Creation. This is how APs introduce new ETF shares to the secondary market.
- In-kind—The AP creates ETF shares in large increments—known as creation units—by acquiring the securities that make up the benchmark the fund tracks in their appropriate weightings and amounts to reach creation unit size (blocks ranging from 25,000 to 100,000 fund shares). The AP then delivers those securities to the ETF in exchange for ETF shares.
- Cash—Alternatively, APs can create ETF shares by exchanging the appropriate amount of cash for ETF shares, for what’s known as a cash create. Often, ETF shares are created using a combination of securities and cash.
- The AP then offers the ETF shares for sale in the secondary market, where they are traded between buyers and sellers on an exchange.
Redemption. This follows the same process in reverse.
- The AP redeems ETF shares in large increments—known as redemption units—by acquiring them in the secondary market and transferring them to the ETF in exchange for the underlying securities or cash (or both) in the appropriate weightings and amounts.
The Secondary Market—Costs and Mechanics of Trading ETF Shares
Costs of Trading. In the secondary market, firms that specialize in buying and selling ETF shares—APs or market makers2 (liquidity providers)—trade them to provide market liquidity and make a profit. This profit margin is embedded in the bid/ask spread, which reflects the implicit costs of trading ETFs.
Bid/ask spread is the difference between the bid—the highest price at which a buyer is willing to buy shares—and the ask—the lowest price at which a seller is willing to sell ETF shares. Three key factors impact the bid/ask spread:
- Creation/redemption fees charged by the ETF provider to the AP.
- Spread of the underlying securities—The bid/ask spread and liquidity of the securities that make up the ETF affect the liquidity and the bid/ask spread of the ETF itself. When there are many bids and offers on a security, it is easy to buy and sell, thus the bid/ask spread tends to be tight. When securities are less liquid, the spread is wider, making the cost to acquire them higher. The higher the cost of acquiring the underlying securities, the wider the ETF bid/ask spread.
- Risk or hedging costs—Holding ETFs entails certain risks, which need to be hedged. Liquidity providers use a variety of financial instruments, including futures, options and other ETFs, to hedge this risk. The more instruments they have to choose from, the lower their hedging costs and the lower the bid/ask spread. The higher the risk, the wider the spread.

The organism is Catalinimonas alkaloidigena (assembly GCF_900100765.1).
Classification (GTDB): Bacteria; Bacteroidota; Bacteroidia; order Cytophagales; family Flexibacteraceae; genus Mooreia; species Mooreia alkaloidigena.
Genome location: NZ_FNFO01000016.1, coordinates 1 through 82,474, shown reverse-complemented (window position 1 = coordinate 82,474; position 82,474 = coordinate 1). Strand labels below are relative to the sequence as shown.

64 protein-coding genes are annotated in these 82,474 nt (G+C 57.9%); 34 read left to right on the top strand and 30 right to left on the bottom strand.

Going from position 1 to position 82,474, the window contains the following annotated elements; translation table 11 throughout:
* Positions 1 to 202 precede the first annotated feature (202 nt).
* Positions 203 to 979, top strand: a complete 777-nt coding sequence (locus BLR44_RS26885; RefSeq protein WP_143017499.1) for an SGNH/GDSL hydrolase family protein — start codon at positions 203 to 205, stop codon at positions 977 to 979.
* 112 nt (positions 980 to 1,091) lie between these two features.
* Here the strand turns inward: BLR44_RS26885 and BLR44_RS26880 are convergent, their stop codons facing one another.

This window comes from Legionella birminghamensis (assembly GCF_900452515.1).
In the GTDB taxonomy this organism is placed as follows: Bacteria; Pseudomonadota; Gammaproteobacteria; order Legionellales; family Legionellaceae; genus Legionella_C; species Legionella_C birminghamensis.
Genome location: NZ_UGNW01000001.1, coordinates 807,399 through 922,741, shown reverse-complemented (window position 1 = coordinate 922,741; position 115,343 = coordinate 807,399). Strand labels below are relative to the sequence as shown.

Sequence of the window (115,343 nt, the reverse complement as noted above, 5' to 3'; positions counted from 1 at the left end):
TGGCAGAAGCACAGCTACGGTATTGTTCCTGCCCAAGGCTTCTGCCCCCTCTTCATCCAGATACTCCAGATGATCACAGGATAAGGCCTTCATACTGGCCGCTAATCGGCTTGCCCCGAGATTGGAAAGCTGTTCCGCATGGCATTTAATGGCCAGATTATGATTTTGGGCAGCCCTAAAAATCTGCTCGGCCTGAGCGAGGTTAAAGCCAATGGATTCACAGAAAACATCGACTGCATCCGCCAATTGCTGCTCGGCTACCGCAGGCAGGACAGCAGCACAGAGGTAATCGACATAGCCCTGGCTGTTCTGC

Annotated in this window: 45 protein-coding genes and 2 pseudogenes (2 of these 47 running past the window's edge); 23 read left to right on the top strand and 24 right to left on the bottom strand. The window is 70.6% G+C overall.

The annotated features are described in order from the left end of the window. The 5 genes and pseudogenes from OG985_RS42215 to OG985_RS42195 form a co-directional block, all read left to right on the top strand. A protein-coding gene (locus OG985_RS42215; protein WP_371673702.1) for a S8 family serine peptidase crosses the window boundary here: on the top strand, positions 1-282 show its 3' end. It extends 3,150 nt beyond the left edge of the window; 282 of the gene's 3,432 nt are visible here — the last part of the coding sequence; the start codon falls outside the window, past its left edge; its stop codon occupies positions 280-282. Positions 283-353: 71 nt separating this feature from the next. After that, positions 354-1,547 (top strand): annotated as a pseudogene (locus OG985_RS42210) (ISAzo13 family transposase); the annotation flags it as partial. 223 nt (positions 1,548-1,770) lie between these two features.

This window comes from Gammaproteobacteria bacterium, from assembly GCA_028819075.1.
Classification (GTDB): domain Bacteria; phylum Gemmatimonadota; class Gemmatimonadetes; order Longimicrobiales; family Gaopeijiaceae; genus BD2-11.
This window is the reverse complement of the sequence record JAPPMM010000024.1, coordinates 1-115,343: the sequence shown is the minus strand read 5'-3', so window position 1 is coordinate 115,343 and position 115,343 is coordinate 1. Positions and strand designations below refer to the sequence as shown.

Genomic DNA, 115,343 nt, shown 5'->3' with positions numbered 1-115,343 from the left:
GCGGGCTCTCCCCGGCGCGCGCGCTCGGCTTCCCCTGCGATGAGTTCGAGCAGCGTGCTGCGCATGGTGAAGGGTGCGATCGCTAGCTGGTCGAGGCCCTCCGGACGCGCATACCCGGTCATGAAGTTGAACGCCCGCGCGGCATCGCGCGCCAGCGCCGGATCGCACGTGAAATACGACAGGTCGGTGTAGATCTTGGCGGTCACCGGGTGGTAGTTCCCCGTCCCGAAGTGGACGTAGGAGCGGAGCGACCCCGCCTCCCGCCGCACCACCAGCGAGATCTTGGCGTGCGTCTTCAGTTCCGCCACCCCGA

ETF bid/ask spread = Creation/redemption fees + spread of underlying securities + risk
Executing Large Orders—Tapping Into Deeper Pools of Liquidity
There are two common ways to execute larger trades directly with liquidity providers, both allowing investors to access deeper pools of liquidity than those offered in the quoted secondary market alone:
- Risk trade—A liquidity provider will quote a price for an ETF at a given size. If that price is accepted, the trade is executed and the liquidity provider assumes the market risk of providing the liquidity at execution.
- Create/redeem—For orders that are large enough, it may make sense to work with an AP to create or redeem shares. This type of transaction is usually executed at either the closing market price of the ETF or at the NAV of the ETF plus fees or commissions.
Mechanics of Trading. To fully consider an ETF’s total costs, it is important to understand the dynamics of trading. In general, two types of orders are commonly used to trade ETF shares:
- Limit order—Buy or sell ETF shares at a specified price. One way investors decide at what price to enter a limit order is to look at the IOPV3 as a guidepost. Limit orders may help investors get the best price, but there’s a risk the order will not be filled.
- Market order—Buy or sell immediately at the prevailing price available at the time. With market orders, execution may be faster, but the investor has limited control over the execution price.
While a large number of transactions are executed using limit or market orders, investors often find their order is larger than the quoted market. There may be “hidden” liquidity within the quote that can be accessed in the market using limit or market orders. However, in some cases, it may make sense to execute trades directly through a liquidity provider. How and when to place an ETF order can depend on many factors, including price sensitivity, level of urgency and overall goals for the portfolio. Determining what factors matter most can help determine the best execution strategy.
Questions? Our capital markets experts can help. Learn more about our ETFs here.
1 An AP is a U.S. registered, self-clearing broker/dealer who signs an agreement with an ETF provider or distributor to become an authorized participant of a fund.
2 A market maker is a broker/dealer that buys and sells securities (or ETFs) from its own inventory to facilitate trading in those securities. Most APs are market makers, but not all market makers are APs.
3 IOPV is the Indicative Optimized Portfolio Value—the intraday net asset value of the basket of underlying securities
Investing involves risk, including the possible loss of principal. ProShares are non-diversified and each entails certain risks, which may include risk associated with the use of derivatives (swap agreements, futures contracts and similar instruments), imperfect benchmark correlation, leverage and market price variance, all of which can increase volatility and decrease performance. Please see their summary and full prospectuses for a more complete description of risks. Carefully consider the investment objectives, risks, charges and expenses before investing. This and other information can be found in the prospectus; read carefully before investing; obtain at ProShares.com. There is no guarantee any ProShares ETF will achieve its investment objective.